We are now two weeks into the 2019-20 Supreme Court term, and the court has already heard several important cases. One of them, from Kansas, will decide whether that state’s abolition of the insanity defense is constitutional. Another will determine the validity of a Louisiana law that abolishes the requirement of juror unanimity and allows 10 out of 12 jurors to convict in non-capital felony cases.
These two cases have one thing in common — longevity. Until the 1970s, the insanity defense was available in every state. Similarly, juror unanimity in criminal cases goes back to English common law. During the 1890s post-Reconstruction Jim Crow era, however, states such as Louisiana came up with a way to eliminate any impact the occasional black juror might have on a verdict. Justice Kavanaugh commented at the recent hearing that one argument against the law is that it is “rooted in racism.”
The next day the court returned to the culture wars — whether the 1964 Civil Rights Act prohibition against employment discrimination “because of sex” covers gay and transgender employees. New Hampshire law protects such employees, but the majority of states do not.
Justice Gorsuch may be the swing vote. “It’s close, very close” he said during the transgender employee case, then adding,” it might be better to leave this up to Congress.” I predict they will do just that, although one possible outcome is ruling the act protects transgender, but not gay, employees. It all depends on the meaning of the word “sex.”
These are just the beginning of what shapes up to be a blockbuster year for American law. The Second Amendment will return to the court in December. Gun rights proponents have challenged a New York law prohibiting New York City residents from transporting their licensed handguns to a home or shooting range outside city limits. Justice Scalia’s opinion in the 2008 Heller case upheld an individual’s Second Amendment right to “keep and bear arms,” but it did not forbid all local firearms regulation. I’m no fan of the Heller ruling, but I don’t quite understand why a New York City gun owner should be forbidden from taking a locked, unloaded handgun to his or her home upstate.
Another contentious case, June Medical Services v. Gee, challenges a Louisiana law requiring abortion providers to be affiliated with a nearby hospital. The court of appeals upheld the law despite the fact that just three years ago the Supreme Court struck down a similar Texas law for imposing an undue burden on a woman’s right to choose.
You may recall that in 1992, Justices Kennedy, O’Connor and Souter came up with the “undue burden” standard in Planned Parenthood v. Casey, thereby saving Roe v. Wade. But those justices are gone, and it may turn out that what was deemed an undue burden on a woman’s right to choose in Texas will be found not so burdensome in Louisiana. All eyes will be on Kennedy’s successor, Justice Kavanaugh.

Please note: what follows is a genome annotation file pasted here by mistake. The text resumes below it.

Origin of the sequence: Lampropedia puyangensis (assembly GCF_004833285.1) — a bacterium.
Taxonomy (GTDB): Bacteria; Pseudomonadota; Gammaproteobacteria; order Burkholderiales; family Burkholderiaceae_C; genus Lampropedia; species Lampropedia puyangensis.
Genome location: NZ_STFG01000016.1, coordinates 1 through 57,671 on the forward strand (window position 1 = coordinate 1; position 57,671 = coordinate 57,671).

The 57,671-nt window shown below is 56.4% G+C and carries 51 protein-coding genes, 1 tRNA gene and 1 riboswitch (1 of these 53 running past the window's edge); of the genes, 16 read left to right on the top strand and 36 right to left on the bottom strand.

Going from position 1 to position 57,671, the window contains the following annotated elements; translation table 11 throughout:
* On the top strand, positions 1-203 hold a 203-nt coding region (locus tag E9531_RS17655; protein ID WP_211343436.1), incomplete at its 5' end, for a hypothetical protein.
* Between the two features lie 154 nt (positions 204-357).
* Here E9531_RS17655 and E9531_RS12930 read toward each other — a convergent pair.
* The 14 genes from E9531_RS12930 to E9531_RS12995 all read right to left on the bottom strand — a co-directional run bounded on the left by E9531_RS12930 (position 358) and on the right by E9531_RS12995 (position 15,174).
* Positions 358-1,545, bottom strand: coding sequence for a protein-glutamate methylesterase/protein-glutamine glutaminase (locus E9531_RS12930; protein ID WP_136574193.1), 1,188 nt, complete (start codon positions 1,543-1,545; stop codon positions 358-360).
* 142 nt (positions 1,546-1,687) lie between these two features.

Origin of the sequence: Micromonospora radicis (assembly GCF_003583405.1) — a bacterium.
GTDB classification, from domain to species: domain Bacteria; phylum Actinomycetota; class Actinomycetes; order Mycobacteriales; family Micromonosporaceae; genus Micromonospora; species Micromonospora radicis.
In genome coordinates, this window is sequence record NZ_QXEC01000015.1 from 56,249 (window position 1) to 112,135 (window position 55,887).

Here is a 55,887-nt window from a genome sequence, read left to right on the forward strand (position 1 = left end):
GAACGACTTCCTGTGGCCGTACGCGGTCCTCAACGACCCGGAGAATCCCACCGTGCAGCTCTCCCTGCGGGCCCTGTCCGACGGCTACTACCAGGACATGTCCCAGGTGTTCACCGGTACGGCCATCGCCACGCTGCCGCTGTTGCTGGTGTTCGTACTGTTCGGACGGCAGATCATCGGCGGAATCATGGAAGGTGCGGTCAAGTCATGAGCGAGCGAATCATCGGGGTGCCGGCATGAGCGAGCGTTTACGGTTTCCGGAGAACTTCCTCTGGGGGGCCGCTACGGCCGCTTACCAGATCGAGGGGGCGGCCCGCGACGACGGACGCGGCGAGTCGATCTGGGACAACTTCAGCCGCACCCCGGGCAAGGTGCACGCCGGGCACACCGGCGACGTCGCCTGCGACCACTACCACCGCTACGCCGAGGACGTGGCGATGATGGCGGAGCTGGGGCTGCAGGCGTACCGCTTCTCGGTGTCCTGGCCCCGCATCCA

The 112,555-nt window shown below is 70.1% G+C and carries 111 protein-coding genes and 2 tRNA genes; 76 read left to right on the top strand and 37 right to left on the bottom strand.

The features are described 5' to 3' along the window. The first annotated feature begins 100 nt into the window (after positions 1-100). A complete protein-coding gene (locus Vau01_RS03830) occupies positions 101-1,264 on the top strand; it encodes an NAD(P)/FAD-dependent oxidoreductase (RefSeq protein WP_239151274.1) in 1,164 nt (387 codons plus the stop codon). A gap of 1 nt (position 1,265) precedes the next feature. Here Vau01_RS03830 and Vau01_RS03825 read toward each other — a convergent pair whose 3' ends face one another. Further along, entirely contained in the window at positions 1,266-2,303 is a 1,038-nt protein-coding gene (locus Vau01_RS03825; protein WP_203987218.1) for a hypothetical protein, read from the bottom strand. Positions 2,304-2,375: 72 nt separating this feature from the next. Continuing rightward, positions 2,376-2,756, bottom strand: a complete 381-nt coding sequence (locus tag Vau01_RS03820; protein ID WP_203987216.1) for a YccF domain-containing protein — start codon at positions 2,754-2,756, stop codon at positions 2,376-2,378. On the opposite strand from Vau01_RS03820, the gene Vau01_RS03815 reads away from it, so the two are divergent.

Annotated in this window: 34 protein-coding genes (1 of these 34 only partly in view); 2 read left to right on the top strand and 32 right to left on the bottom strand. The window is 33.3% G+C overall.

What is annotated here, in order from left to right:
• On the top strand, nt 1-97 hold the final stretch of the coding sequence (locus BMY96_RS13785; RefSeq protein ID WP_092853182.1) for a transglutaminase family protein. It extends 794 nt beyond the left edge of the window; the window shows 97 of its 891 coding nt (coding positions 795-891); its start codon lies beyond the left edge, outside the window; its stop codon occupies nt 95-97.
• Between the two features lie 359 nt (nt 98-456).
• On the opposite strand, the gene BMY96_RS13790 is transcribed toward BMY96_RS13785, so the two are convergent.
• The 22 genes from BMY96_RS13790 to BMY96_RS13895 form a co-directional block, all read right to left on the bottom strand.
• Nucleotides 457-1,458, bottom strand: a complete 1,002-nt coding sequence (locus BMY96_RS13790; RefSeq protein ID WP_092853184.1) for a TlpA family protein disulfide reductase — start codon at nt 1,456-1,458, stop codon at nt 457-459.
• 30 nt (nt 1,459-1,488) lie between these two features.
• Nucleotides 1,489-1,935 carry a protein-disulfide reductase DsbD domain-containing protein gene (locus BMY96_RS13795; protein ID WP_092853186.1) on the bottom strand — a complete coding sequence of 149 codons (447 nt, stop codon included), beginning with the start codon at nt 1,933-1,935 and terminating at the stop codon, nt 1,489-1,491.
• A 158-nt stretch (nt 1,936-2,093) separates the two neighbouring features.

On Nov. 12, the court will hear Department of Homeland Security v. Regents of the University of California. It deals with whether the Department of Homeland Security violated the law when it rescinded the Deferred Action for Childhood Arrivals program, known as DACA.
Established during the Obama administration, DACA allows undocumented immigrants brought here at a young age to remain “lawfully present” and to obtain work permits. One such “Dreamer,” now a lawyer for poor people in California, won in the lower courts, which upheld DACA as “a permissible exercise of executive discretion.”
Instead of trying to terminate DACA as a discretionary matter, the Trump administration has challenged the Obama administration’s right to create it in the first place. There is a certain irony here. When it comes to the exercise of executive power, the current administration has taken the position that pretty much anything goes. In the DACA case, however, its argument is just the opposite. Well, to quote Emerson during this Halloween season, “A foolish consistency is the hobgoblin of little minds.”
According to the government, the court has no business poking its nose into the how DHS conducts its business. Justices Thomas and Gorsuch will likely agree, as they did last term when they dissented from the court’s willingness to review the legality of the Commerce Department’s 2020 census “Citizenship Question.”
But the Administrative Procedure Act says federal agencies may not act in an arbitrary or capricious manner. In a country that believes in the rule of law, such questions must be justiciable. Commerce Secretary Ross did not pass that test, which is why he lost the Citizenship Question case.
As for DACA, look to Chief Justice Roberts to cast the key vote and, most likely, write the court’s opinion. If the Ninth Circuit’s ruling is upheld, then 800,000 “Dreamers” can breathe a collective sigh of relief. If the Supreme Court overturns that ruling, then their dreams will become nightmares.